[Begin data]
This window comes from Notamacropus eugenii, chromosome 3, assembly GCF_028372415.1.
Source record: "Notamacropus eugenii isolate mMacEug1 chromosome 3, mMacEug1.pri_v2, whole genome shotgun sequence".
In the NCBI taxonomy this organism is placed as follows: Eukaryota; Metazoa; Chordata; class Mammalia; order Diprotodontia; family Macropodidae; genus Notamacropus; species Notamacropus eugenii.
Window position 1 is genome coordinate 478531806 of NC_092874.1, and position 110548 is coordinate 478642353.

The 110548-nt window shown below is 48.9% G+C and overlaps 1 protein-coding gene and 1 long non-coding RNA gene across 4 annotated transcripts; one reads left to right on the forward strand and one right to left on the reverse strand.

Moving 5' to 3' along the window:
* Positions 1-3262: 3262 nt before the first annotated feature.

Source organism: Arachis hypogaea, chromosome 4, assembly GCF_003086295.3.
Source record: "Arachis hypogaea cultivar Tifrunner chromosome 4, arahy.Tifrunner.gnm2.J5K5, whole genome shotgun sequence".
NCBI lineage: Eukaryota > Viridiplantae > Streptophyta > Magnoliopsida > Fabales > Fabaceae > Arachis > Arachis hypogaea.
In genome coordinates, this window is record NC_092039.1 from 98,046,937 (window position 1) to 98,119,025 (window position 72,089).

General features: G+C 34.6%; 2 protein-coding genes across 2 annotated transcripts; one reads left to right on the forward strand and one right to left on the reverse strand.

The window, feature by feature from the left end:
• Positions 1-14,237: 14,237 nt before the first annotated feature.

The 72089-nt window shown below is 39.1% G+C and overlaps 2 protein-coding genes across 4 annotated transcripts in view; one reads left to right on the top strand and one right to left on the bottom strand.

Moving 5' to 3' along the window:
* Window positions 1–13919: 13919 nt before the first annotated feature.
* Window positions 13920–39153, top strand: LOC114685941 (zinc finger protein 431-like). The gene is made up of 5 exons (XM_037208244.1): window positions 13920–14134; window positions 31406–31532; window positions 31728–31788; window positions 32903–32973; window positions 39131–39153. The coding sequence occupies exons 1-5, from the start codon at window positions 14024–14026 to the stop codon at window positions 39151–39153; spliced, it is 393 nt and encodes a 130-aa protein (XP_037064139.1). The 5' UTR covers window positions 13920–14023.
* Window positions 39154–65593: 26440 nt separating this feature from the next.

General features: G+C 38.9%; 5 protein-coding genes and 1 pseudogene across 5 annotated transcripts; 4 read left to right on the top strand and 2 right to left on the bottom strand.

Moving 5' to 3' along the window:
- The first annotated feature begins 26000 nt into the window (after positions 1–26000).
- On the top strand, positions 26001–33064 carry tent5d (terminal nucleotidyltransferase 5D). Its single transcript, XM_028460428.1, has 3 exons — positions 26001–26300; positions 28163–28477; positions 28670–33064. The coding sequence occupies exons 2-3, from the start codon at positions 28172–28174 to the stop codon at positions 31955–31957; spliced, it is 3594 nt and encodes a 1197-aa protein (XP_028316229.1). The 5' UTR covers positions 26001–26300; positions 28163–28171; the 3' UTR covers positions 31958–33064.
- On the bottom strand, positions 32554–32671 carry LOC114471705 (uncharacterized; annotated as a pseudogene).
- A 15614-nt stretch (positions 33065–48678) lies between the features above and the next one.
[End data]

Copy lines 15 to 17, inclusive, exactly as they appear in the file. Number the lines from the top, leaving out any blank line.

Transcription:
The 72089-nt window shown below is 39.1% G+C and overlaps 2 protein-coding genes across 4 annotated transcripts in view; one reads left to right on the top strand and one right to left on the bottom strand.

Moving 5' to 3' along the window:
* Window positions 1–13919: 13919 nt before the first annotated feature.